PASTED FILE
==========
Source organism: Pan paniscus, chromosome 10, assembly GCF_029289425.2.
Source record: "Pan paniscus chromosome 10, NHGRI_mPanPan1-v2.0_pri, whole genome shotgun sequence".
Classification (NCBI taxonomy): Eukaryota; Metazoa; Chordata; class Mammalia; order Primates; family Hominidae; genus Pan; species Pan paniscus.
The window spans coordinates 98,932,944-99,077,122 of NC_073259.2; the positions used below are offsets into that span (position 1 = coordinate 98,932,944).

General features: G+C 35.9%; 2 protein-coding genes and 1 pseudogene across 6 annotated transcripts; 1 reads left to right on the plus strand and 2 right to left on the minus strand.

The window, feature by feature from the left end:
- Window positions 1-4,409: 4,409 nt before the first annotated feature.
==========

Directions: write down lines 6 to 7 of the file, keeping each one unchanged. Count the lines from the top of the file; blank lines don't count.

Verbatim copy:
The window, feature by feature from the left end:
- Window positions 1-4,409: 4,409 nt before the first annotated feature.